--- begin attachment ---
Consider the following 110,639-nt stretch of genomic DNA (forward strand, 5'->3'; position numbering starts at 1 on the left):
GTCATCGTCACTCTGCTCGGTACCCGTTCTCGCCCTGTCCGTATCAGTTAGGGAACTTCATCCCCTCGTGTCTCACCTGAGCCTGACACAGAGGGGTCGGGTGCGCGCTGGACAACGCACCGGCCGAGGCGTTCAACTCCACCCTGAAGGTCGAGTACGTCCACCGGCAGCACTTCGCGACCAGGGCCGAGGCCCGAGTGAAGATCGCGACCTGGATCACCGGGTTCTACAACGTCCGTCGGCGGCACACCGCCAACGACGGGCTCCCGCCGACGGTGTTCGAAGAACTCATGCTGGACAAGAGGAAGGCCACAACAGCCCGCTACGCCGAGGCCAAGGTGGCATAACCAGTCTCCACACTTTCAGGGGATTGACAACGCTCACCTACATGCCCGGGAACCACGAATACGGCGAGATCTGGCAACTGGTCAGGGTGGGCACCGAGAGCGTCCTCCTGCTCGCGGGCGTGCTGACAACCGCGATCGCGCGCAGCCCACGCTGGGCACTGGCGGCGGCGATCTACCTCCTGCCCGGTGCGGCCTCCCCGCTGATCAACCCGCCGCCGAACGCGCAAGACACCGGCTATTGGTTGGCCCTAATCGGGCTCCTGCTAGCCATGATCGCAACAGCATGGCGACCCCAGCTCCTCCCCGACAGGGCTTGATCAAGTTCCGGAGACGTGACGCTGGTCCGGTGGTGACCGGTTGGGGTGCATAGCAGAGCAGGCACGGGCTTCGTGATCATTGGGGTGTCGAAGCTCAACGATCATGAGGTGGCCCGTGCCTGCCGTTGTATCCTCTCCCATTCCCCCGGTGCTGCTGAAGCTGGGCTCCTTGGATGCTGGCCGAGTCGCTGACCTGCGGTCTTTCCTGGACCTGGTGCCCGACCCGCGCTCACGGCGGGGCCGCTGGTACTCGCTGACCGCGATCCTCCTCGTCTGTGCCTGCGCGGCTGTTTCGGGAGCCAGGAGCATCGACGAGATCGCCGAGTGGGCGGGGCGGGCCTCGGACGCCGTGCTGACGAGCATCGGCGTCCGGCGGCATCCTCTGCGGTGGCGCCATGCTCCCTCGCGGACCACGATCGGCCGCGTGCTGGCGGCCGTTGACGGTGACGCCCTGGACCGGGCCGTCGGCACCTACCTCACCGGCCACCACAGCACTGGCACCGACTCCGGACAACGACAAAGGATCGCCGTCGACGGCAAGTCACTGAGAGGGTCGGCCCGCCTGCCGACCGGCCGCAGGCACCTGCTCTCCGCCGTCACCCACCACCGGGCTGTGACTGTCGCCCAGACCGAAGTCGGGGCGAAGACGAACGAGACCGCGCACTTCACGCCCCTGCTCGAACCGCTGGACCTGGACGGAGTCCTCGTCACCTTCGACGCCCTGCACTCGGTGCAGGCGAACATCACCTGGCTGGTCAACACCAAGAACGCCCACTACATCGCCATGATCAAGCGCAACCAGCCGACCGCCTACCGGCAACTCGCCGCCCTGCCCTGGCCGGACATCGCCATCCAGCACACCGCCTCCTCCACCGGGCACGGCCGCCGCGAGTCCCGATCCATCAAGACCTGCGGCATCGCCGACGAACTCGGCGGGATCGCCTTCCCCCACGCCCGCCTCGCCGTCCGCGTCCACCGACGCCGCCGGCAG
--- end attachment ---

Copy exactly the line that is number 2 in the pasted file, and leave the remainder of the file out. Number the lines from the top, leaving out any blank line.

GTCATCGTCACTCTGCTCGGTACCCGTTCTCGCCCTGTCCGTATCAGTTAGGGAACTTCATCCCCTCGTGTCTCACCTGAGCCTGACACAGAGGGGTCGGGTGCGCGCTGGACAACGCACCGGCCGAGGCGTTCAACTCCACCCTGAAGGTCGAGTACGTCCACCGGCAGCACTTCGCGACCAGGGCCGAGGCCCGAGTGAAGATCGCGACCTGGATCACCGGGTTCTACAACGTCCGTCGGCGGCACACCGCCAACGACGGGCTCCCGCCGACGGTGTTCGAAGAACTCATGCTGGACAAGAGGAAGGCCACAACAGCCCGCTACGCCGAGGCCAAGGTGGCATAACCAGTCTCCACACTTTCAGGGGATTGACAACGCTCACCTACATGCCCGGGAACCACGAATACGGCGAGATCTGGCAACTGGTCAGGGTGGGCACCGAGAGCGTCCTCCTGCTCGCGGGCGTGCTGACAACCGCGATCGCGCGCAGCCCACGCTGGGCACTGGCGGCGGCGATCTACCTCCTGCCCGGTGCGGCCTCCCCGCTGATCAACCCGCCGCCGAACGCGCAAGACACCGGCTATTGGTTGGCCCTAATCGGGCTCCTGCTAGCCATGATCGCAACAGCATGGCGACCCCAGCTCCTCCCCGACAGGGCTTGATCAAGTTCCGGAGACGTGACGCTGGTCCGGTGGTGACCGGTTGGGGTGCATAGCAGAGCAGGCACGGGCTTCGTGATCATTGGGGTGTCGAAGCTCAACGATCATGAGGTGGCCCGTGCCTGCCGTTGTATCCTCTCCCATTCCCCCGGTGCTGCTGAAGCTGGGCTCCTTGGATGCTGGCCGAGTCGCTGACCTGCGGTCTTTCCTGGACCTGGTGCCCGACCCGCGCTCACGGCGGGGCCGCTGGTACTCGCTGACCGCGATCCTCCTCGTCTGTGCCTGCGCGGCTGTTTCGGGAGCCAGGAGCATCGACGAGATCGCCGAGTGGGCGGGGCGGGCCTCGGACGCCGTGCTGACGAGCATCGGCGTCCGGCGGCATCCTCTGCGGTGGCGCCATGCTCCCTCGCGGACCACGATCGGCCGCGTGCTGGCGGCCGTTGACGGTGACGCCCTGGACCGGGCCGTCGGCACCTACCTCACCGGCCACCACAGCACTGGCACCGACTCCGGACAACGACAAAGGATCGCCGTCGACGGCAAGTCACTGAGAGGGTCGGCCCGCCTGCCGACCGGCCGCAGGCACCTGCTCTCCGCCGTCACCCACCACCGGGCTGTGACTGTCGCCCAGACCGAAGTCGGGGCGAAGACGAACGAGACCGCGCACTTCACGCCCCTGCTCGAACCGCTGGACCTGGACGGAGTCCTCGTCACCTTCGACGCCCTGCACTCGGTGCAGGCGAACATCACCTGGCTGGTCAACACCAAGAACGCCCACTACATCGCCATGATCAAGCGCAACCAGCCGACCGCCTACCGGCAACTCGCCGCCCTGCCCTGGCCGGACATCGCCATCCAGCACACCGCCTCCTCCACCGGGCACGGCCGCCGCGAGTCCCGATCCATCAAGACCTGCGGCATCGCCGACGAACTCGGCGGGATCGCCTTCCCCCACGCCCGCCTCGCCGTCCGCGTCCACCGACGCCGCCGGCAG